Jesus uses all of these symbols that were foreshadows, to attempt to describe himself and teach them about who He was.  He doesn’t go into lots of deep explanation, because, they understood all of the background and had participated in the tradition every year of their lives.

Jesus explained that his human body was the lamb.  It would be slain and given fully for the sacrifice to pay the price of their (and our) sins.  He explained that his blood would be the blood painted on the doorpost that would cause death to pass over all who believed and obeyed.  He explained that He, as the Son of the Father God, was the bread of life that would nourish them not only now, but forever, taking them into the new world, raising them up into eternal life.

For us, we think this teaching is hard because we don’t have the reference and don’t understand.  But for them it was hard because it meant something else.  It meant that the things they had put their faith in, the points they earned and could cash in for their adherence to the traditions and rules and law and all the physical things they were doing, had now completely changed.  Those were only symbols leading up to what now was in their presence.  Instead of putting their faith in their work to adhere to the law and tradition, Jesus was saying, I’ve fulfilled that law, now put your faith in me.  To grab ahold of Jesus with both hands, they had to let go of something that had been a part of their identity for hundreds of years.  It was hard because it meant letting go of earthly things to hold on to heavenly things.  It isn’t that they didn’t want the things of heaven, but it was too hard to let go of the earthly things.

As a result, the Jews brought to pass another remembrance of passover.  They grumbled as the hebrews in the desert did and wanted only to return to how things were before.  They also found the same result, none but the 12 who stayed were like the 12 spies Moses sent to get a glimpse of the land, but instead of only 2 (Joshua and Caleb) walking in faith and getting to eventually enter the land, we are told only 1 of this group of 12 will end up giving a false report.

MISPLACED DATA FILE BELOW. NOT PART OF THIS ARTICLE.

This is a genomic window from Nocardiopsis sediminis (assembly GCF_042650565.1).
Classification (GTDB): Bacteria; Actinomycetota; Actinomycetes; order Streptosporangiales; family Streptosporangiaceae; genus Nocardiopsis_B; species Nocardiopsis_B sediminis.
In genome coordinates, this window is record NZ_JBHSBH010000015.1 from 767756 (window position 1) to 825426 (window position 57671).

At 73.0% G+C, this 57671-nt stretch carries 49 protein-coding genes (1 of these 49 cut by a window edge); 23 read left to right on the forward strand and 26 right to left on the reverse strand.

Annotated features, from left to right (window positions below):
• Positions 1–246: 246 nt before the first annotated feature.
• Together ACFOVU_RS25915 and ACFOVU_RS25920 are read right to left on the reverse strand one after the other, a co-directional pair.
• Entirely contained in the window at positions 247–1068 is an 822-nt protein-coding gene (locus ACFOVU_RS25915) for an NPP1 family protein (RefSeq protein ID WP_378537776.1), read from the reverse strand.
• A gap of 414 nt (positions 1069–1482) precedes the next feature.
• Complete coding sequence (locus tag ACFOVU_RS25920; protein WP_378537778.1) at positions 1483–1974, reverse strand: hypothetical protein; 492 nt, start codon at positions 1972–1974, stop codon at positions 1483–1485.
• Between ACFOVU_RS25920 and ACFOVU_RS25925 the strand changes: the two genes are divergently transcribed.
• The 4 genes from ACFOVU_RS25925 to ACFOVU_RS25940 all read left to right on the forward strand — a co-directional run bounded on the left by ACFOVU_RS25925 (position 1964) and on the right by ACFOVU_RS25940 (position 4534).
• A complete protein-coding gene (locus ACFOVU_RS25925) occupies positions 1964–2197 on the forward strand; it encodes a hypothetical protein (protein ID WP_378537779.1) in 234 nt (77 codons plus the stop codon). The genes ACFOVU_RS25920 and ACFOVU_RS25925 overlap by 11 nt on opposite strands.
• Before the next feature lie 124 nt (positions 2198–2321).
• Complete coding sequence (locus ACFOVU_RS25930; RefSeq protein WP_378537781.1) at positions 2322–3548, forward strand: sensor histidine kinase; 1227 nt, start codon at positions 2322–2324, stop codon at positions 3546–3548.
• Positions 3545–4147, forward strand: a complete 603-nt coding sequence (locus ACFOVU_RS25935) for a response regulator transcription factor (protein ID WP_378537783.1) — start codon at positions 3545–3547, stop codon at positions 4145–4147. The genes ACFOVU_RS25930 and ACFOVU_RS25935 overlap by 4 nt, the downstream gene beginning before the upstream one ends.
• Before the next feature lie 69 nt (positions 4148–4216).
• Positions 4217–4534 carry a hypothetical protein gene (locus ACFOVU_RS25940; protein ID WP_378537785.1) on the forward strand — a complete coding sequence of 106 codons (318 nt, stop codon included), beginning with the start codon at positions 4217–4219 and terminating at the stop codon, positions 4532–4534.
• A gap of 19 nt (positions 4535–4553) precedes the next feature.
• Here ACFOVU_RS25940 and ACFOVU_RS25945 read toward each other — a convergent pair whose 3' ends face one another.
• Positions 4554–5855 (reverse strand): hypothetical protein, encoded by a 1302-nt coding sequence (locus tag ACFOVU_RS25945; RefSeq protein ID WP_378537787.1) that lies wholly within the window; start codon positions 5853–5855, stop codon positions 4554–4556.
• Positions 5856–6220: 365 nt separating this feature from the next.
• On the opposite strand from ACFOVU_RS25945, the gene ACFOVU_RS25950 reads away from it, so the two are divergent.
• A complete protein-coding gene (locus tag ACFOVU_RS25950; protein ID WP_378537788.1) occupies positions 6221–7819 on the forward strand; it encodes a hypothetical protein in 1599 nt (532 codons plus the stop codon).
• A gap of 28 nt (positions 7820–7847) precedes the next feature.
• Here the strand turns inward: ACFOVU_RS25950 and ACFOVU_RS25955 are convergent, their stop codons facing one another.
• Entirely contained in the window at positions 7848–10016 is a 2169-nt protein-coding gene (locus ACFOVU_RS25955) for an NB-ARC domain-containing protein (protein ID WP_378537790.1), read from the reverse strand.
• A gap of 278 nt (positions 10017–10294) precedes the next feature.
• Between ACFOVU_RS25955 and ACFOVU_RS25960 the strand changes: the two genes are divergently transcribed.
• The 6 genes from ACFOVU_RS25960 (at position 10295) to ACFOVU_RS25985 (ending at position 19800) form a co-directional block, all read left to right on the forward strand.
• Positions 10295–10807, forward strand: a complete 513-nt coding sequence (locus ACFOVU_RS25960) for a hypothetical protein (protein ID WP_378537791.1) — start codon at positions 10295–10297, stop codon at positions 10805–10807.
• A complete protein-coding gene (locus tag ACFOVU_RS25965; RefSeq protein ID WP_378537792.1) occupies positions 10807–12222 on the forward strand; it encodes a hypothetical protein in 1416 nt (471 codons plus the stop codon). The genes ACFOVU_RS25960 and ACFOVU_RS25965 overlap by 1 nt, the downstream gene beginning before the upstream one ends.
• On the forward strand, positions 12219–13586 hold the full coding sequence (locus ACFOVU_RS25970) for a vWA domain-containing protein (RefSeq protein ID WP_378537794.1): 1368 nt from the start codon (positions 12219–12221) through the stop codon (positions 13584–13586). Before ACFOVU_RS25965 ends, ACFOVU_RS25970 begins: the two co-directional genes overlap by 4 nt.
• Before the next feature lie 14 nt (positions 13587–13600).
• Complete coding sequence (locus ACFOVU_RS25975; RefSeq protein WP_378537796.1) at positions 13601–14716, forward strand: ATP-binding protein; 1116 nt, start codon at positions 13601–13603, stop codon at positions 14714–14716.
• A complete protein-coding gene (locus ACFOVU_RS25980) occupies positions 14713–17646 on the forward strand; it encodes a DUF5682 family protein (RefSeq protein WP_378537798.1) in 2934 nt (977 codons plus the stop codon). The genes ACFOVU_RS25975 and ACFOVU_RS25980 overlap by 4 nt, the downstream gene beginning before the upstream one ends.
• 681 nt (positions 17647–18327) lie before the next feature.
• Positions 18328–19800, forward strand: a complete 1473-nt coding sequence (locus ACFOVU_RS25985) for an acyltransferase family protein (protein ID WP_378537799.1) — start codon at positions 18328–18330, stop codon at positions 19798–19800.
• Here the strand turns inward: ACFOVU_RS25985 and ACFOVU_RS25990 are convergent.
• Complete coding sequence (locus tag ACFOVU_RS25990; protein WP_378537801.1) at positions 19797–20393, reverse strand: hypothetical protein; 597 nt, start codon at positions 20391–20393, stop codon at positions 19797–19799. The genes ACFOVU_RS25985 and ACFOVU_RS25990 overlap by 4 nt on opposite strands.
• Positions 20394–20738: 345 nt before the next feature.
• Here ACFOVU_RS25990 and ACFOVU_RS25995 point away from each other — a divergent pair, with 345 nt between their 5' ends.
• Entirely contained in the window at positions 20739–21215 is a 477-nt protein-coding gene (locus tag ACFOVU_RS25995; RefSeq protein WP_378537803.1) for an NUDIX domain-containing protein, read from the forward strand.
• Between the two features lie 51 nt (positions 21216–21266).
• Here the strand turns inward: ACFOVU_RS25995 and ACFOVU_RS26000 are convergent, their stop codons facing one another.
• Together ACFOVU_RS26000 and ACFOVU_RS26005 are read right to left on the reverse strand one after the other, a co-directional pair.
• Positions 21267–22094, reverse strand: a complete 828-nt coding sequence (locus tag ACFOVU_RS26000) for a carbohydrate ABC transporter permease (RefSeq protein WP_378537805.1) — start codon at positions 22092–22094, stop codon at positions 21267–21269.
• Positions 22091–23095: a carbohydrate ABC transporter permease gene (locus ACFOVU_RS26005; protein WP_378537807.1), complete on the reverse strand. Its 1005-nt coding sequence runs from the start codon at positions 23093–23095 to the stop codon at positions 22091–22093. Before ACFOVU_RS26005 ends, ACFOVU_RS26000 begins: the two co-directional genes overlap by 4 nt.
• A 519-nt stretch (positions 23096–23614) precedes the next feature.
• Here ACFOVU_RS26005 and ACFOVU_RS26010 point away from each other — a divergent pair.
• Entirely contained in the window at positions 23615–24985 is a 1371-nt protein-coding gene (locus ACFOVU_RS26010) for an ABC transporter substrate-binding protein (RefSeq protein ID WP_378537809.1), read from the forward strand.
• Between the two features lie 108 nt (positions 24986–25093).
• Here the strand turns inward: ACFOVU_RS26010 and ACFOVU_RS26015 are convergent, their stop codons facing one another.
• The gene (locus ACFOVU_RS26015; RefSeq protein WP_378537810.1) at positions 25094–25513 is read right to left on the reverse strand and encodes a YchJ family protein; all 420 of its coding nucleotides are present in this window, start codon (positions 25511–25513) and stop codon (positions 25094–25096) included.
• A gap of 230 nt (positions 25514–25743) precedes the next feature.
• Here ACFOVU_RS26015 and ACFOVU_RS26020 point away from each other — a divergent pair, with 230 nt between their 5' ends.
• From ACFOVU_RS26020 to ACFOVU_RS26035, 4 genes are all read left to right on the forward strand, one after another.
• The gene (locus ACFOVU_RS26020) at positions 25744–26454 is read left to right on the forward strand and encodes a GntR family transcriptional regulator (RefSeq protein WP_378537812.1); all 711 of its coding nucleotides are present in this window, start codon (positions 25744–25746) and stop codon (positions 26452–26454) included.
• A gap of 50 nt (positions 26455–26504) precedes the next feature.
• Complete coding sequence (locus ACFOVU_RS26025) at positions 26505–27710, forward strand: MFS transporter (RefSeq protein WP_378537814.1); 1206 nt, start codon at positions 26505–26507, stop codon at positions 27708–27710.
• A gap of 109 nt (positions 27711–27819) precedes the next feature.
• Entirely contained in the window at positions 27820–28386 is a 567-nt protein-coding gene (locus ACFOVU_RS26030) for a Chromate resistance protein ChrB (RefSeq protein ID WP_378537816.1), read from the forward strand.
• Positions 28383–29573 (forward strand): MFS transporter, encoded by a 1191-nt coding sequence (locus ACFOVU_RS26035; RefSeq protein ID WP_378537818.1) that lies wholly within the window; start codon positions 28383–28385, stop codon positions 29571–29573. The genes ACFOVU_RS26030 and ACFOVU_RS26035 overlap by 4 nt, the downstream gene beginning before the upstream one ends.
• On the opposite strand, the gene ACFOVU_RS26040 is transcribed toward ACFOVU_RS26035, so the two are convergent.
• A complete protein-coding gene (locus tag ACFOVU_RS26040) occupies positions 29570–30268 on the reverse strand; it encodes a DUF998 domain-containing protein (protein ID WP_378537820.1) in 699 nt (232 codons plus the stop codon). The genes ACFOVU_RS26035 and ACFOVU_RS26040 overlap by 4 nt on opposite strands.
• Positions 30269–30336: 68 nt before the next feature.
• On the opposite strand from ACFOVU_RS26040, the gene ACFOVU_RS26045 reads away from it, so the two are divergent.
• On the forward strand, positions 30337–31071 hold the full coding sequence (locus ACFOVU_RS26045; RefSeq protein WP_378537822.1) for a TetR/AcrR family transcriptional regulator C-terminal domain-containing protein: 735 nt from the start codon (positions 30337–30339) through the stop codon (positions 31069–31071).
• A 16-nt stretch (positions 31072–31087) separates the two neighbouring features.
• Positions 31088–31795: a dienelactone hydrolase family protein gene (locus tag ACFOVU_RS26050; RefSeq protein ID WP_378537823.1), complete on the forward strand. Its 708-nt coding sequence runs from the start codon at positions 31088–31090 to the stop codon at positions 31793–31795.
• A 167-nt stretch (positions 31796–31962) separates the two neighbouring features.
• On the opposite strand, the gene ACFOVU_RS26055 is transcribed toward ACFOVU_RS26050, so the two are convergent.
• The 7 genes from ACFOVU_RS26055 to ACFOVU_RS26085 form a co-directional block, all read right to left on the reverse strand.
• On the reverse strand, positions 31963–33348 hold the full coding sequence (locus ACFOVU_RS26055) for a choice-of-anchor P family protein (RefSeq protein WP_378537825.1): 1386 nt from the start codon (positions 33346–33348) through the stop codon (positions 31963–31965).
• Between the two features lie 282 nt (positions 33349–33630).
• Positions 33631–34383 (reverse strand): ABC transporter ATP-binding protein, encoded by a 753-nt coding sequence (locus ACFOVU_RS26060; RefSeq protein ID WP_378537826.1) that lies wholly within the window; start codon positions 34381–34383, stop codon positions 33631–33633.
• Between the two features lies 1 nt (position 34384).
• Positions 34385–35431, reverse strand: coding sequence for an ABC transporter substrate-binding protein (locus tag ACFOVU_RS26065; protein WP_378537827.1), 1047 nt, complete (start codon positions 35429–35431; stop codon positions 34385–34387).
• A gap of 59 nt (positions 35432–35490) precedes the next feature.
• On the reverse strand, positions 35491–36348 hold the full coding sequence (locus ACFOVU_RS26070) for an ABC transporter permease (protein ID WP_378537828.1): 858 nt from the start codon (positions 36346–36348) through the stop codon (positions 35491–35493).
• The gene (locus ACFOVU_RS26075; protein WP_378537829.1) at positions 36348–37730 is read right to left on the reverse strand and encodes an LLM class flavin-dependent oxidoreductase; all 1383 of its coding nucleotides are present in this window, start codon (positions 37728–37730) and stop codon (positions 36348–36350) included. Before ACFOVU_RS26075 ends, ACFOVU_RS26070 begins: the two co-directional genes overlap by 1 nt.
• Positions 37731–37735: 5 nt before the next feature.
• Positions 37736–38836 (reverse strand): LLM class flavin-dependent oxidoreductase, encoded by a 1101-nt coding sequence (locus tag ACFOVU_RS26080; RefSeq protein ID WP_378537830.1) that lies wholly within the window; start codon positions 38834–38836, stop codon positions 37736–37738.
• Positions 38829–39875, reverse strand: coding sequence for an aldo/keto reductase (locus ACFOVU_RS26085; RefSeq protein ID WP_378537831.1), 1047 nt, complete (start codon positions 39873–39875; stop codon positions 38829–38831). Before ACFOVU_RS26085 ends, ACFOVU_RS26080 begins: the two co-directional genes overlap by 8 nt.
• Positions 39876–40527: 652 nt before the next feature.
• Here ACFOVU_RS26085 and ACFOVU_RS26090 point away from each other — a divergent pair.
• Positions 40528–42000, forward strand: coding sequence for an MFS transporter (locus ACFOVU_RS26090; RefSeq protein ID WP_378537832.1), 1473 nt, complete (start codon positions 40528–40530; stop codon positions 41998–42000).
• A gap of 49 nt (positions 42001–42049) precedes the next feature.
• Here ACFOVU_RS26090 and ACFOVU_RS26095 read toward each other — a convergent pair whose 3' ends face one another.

My Answers:

8.
The blood was a representation of the life/death of the lamb who was sacrificed.  It was painted over the door in obedience and faith as a covering on the house that death would passover.

9.
It was eaten for strength and in anticipation of moving forward out of bondage and in to the promised land.  It was consumed completely, if the family was not large enough on their own, they joined with another family.

10.
v53 Life, v54 Eternal life, raised up by Jesus at the last day, v55 Connection with what is “real”, v56 Remains in Jesus and Jesus in them, v57 Will live the same way the living Father gave life to and sent Jesus, v58. Bread (nourishment) from heaven, live forever, v59 message received in synagogue

 

10.3 John – Marriage

Here is my analogy:

Let’s say two people know of each other.  They’ve casually dated maybe.  Then one day, one proposes to the other.  They immediately grab a couple of witnesses, go down to the chapel, and get married.  After the ceremony, they both go back to their respective homes and lives.  They occasionally get together, chat on the phone, particularly during difficult times, but that is it.

How would you describe their relationship?  Deep?  Devoted? Supportive? Loving? Giving? Lasting?  Probably not.  We don’t really even have a term for it in our language, it makes so little sense.

Yet, that is the “relationship” so many people want to have with Jesus.  Jesus invites us to be His bride.  Over and over again He discusses our relationship together (and His relationship with the Father) in the same language of a wedding.  The two become one.  The relationship Jesus wants is a relationship of Unity, of coming together, Him transforming us, us being transformed in Him, everlasting, deeply spiritual.

The other key point I want to make in today’s lesson is to carefully read question 5.  I read it incorrectly the first time and it is a much deeper and more meaningful question when read correctly.  The question asks about the role scripture has in “people coming to Jesus in faith?”  When I first read it (and answered it), it turned it around.  I read it as people coming to faith in Jesus.  But that isn’t what the question says.  The question is regarding how you come to Jesus “in faith.”  When you open the word of God, do you start with prayer?  Do you call on the Holy Spirit to open your heart?  Do you begin with openness and desire to experience the message and truth?  Or do you come in doubt?  Do you come in skepticism?  Do you come with pre-conceived ideas looking for the scripture to support what you want it to say?